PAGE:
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MICROECONOMICS, 6th ed. (2005)
by David Colander

Excerpts from "Preface"

"While not all textbooks are written by passionless people, the conventional wisdom is that authors should hide their passion to make their books more marketable. In some ways this makes sense- often passion and ideological bias go together. Many economists' passions are ideologically linked, and if you remove the ideology, you remove the passion. Good economic sensibility cannot be- and cannot even appear to be- biased; if passion is purged in maintaining neutrallity, it is purged for a good cause.
But passion and ideological bias need not go together. I believe it is possible for a passionate textbook to be reasonably objective and unbiased. And I set out to write a book that would be as unbiased as possible (but not more so) and to do so without masking my passion for economic ideas. Various techniques allow me to do this. For example, to keep the students interested in the ideas rather than focusing on technique, I present some ideas in a debate format with two passionate believers on both sides arguing the points. The debate format makes the arguments come alive; they are no longer technical issues that must be memorized; they are passionate ideas, and as the students get caught up in the debate, they think about the ideas much more deeply than they otherwise would."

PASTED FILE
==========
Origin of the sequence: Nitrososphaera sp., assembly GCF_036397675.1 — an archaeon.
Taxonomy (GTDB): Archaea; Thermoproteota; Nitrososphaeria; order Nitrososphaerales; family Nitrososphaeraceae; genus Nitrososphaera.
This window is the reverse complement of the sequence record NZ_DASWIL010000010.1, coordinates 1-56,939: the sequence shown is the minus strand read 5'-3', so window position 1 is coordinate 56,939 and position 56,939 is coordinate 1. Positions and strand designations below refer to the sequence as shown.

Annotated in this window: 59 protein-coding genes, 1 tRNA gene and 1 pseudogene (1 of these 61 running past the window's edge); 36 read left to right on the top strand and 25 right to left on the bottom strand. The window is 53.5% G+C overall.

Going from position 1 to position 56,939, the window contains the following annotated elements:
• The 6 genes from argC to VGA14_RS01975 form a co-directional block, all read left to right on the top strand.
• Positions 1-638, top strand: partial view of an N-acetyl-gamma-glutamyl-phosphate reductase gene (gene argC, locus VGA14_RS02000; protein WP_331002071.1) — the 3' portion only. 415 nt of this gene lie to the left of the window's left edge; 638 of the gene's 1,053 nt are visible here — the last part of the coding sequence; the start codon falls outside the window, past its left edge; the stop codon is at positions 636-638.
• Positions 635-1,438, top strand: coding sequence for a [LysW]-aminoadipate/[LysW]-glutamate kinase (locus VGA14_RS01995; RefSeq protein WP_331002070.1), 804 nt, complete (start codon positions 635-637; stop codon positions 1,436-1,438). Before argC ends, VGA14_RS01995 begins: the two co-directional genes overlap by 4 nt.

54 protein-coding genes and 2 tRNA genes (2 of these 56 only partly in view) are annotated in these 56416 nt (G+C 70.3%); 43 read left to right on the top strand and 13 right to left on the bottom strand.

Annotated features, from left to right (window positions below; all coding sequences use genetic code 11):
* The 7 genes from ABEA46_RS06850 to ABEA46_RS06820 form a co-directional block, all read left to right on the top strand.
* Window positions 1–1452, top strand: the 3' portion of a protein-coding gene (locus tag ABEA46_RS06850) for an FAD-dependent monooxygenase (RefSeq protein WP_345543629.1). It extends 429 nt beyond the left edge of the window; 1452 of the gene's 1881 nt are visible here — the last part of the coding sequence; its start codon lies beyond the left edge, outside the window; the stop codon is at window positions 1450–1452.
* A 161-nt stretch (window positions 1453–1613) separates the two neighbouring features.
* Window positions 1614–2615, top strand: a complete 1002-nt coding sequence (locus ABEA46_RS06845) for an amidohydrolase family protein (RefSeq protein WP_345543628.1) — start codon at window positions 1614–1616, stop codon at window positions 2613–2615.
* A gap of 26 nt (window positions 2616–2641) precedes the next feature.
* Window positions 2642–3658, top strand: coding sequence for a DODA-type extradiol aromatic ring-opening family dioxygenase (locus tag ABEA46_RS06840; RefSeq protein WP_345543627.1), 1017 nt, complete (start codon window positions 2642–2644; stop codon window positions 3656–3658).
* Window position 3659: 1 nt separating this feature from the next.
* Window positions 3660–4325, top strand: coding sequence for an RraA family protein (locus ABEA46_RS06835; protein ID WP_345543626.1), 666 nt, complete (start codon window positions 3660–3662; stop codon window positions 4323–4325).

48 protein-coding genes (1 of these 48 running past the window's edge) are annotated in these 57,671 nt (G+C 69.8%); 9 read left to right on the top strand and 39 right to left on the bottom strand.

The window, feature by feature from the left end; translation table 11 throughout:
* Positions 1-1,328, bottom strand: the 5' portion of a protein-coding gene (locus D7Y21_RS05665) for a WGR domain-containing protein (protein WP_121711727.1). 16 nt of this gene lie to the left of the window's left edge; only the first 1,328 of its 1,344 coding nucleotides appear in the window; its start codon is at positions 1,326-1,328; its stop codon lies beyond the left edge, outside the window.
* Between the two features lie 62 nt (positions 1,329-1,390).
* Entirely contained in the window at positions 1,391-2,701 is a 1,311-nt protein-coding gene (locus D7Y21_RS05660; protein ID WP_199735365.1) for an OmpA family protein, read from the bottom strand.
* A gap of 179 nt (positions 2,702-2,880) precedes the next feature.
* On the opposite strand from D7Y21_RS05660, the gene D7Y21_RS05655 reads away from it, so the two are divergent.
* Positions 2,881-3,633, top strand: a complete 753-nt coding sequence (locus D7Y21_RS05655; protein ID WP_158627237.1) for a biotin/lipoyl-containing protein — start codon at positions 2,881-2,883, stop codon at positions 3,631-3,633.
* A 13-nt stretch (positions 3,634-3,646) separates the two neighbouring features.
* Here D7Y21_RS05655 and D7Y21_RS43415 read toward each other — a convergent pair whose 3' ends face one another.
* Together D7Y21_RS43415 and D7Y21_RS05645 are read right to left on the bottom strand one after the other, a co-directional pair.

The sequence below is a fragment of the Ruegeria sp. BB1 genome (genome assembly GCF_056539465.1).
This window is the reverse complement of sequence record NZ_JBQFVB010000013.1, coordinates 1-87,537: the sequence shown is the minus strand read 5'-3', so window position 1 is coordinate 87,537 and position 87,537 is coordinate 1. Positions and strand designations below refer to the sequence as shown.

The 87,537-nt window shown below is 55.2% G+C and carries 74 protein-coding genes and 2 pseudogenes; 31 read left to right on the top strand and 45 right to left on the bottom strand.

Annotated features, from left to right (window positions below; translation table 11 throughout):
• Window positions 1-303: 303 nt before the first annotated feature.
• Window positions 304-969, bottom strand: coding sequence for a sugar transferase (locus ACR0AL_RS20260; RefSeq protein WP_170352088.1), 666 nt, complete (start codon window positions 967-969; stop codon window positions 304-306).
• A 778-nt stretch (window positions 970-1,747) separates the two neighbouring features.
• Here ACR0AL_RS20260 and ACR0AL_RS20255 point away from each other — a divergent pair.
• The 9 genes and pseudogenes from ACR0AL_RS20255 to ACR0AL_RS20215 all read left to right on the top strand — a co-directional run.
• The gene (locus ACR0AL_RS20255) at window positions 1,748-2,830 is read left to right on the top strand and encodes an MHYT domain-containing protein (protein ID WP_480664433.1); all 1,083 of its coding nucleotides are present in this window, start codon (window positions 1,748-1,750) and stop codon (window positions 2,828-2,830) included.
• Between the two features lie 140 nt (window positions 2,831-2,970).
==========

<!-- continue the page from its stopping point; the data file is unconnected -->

"I see the course and the book as an entry point to an enormous store of information, not as the ultimate source. I want to motivate students to learn on their own, to read on their own, to think on their own. These desires have to be taught, and they can only be taught in a language that students can relate to. I believe in going in steps with students, not in leaps. The traditional textbookese is too much a leap for most students to make. It's not a step from the stuff they normally read; it's a leap that most of them aren't willing to make- the same type of leap it is for most of us teachers of economics to read the Journal of Economic Theory. There may be some relevant information in those articles, but most of us teachers aren't going to find out because the language the ideas are presented in is incomprehensible to us. So too with a text; it has to talk to students, otherwise they won't read it."

David Colander